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Owning Property Is Better For Financial Security

Owning Property Is Better For Financial Security

Mortgage Payments Vs Savings: Property Provides Better Returns Over Traditional Saving Methods

There was a report in the Daily Express last week that said property owners have saved more than others with traditional savings accounts and ISA’s.

The report reckoned that the Bank of England’s record low interest rate has saved property owners almost £20,000 (GBP) over the last six years in inflated mortgage payments. However traditional savers have lost out by almost the same amount, prompting calls for more help for savers and warnings that borrowing could create a new debt crisis.

Bank of England statistics reveal that the record low interest rate of 0.5%, reached 5 years ago today, has been a mixed blessing for the UK.

Interest rates started to tumble back in 2008 and by March 2009 the Bank of England’s base rate had reached 0.5%, promoting cheaper borrowing.

Property owners with a £100,000 Standard Variable Rate (SVR) mortgage could have saved almost £20,000 (GBP), because mortgage payments were around £3,300 (GBP) a year lower than they were in early 2008 before the financial crash ended the previous property boom.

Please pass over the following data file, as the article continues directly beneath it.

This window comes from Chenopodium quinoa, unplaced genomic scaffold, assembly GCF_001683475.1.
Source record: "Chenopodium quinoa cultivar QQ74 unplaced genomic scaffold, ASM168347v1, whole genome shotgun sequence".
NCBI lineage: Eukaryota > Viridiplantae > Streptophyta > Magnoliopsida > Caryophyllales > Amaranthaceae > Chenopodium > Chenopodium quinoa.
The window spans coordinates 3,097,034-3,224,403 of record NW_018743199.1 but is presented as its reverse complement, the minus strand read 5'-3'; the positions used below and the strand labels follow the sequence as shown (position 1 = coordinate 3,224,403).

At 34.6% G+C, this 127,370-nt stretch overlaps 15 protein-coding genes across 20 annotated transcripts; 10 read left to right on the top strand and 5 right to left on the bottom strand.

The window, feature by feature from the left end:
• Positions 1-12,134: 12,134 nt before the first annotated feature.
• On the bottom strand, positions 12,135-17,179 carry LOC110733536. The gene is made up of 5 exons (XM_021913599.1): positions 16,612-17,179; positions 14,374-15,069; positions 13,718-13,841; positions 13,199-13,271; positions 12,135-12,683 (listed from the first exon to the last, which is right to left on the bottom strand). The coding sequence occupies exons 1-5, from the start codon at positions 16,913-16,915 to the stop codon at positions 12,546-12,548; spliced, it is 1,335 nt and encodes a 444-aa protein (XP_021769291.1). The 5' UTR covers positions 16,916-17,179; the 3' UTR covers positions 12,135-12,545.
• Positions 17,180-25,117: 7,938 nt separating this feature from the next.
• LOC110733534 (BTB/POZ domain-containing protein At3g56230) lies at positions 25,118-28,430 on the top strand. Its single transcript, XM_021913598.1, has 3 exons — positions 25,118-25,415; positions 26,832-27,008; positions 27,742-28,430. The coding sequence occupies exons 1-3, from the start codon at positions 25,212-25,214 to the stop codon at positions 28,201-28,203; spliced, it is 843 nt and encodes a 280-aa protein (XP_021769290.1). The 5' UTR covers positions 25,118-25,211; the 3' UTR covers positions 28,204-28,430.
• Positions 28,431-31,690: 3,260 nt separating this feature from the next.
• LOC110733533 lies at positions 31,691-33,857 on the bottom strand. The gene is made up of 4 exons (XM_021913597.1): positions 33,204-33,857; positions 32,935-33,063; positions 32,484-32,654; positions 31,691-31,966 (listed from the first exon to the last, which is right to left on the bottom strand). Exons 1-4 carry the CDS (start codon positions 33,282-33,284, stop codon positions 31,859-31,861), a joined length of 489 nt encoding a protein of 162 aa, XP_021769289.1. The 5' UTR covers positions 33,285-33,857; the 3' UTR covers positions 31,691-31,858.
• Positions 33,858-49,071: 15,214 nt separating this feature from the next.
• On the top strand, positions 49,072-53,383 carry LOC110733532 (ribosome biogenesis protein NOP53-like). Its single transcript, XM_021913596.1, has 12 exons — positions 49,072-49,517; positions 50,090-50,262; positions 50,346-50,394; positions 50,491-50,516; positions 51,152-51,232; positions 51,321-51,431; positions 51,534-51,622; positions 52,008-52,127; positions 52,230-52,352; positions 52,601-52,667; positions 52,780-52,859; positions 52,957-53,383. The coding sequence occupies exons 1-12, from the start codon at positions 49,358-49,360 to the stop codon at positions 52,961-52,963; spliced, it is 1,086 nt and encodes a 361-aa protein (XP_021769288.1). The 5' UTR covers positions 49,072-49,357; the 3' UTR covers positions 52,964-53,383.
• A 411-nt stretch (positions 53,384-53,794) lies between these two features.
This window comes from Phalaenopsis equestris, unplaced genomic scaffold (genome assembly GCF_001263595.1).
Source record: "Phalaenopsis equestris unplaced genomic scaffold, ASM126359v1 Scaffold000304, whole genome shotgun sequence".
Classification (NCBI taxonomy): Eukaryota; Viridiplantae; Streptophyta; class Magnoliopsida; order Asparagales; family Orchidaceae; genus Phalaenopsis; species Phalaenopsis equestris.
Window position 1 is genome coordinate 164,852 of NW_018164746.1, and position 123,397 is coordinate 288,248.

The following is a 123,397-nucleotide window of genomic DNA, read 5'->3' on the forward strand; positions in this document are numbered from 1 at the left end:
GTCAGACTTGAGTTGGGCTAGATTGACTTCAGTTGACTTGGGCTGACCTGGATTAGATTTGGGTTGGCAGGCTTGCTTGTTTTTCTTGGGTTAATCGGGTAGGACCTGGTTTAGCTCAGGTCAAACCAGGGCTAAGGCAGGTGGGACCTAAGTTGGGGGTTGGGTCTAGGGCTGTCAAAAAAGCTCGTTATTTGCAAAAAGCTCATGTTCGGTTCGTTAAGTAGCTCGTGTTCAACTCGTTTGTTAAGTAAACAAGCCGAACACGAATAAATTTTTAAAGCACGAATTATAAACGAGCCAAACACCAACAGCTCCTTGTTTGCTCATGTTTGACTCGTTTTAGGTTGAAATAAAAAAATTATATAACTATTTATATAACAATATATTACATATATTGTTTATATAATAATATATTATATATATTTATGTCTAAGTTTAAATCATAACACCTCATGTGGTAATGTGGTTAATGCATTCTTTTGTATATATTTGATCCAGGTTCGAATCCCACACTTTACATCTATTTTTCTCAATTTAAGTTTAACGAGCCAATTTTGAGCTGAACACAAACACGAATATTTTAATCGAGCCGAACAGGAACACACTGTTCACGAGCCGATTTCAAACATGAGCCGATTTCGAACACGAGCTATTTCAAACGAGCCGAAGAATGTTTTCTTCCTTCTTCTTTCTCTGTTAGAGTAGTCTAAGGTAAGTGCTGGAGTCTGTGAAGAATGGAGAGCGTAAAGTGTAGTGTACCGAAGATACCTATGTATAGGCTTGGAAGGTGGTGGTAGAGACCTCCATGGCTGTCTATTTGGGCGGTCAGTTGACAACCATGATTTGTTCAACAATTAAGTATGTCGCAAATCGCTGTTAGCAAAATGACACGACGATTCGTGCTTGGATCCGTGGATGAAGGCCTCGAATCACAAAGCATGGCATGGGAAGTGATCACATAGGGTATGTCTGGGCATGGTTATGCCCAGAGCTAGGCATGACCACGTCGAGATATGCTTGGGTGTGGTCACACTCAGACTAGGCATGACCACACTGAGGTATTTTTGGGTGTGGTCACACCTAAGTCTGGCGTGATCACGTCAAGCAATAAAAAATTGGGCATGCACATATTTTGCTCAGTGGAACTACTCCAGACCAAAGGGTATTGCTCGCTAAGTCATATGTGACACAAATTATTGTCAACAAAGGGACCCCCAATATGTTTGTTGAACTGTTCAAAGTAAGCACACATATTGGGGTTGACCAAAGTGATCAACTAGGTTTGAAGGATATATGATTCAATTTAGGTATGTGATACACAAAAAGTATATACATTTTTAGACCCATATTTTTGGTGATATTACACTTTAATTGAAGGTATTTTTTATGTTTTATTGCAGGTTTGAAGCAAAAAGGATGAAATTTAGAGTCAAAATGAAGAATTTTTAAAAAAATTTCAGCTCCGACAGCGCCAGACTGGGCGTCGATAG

Savers with £100,000 (GBP) in cash ISAs lost around £18,500 (GBP) over the same period.

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New EU Rules Will Cause Mortgage Rate Confusion

New EU Rules Will Cause Mortgage Rate Confusion

European Ruling Set To Make Mortgage Rates Harder To Understand

New European rules could make mortgage rates even harder for customers to understand as Euro bureaucrats want to introduce a new way of calculating interest rates on residential property mortgage loans and experts are warning that this could be a recipe for confusion.

Under the new proposed EU directive, mortgage lenders would be expected to tell borrowers the maximum interest rate they have charged over the past 20 years, and display this figure on all of their literature.

However, industry experts say customers are already confused by the rates that lenders are forced to display, and that this will make it even harder for them to understand mortgage rates.

David Hollingworth from mortgage broker, London & Country, said:”I think that there is a chance that borrowers become overloaded with information and APR rates that mean little to them, and so risk them being ignored altogether, the extra information could lead to more customers failing to shop around and remaining on expensive standard variable rates (SVRs).

The EU credit directive concerning the mortgage change is expected to be approved later this year. It will compel lenders to display a new annual percentage rate (APR) on all of their literature. This will be calculated using the highest level that the lender’s SVR has reached in the previous 20 years.

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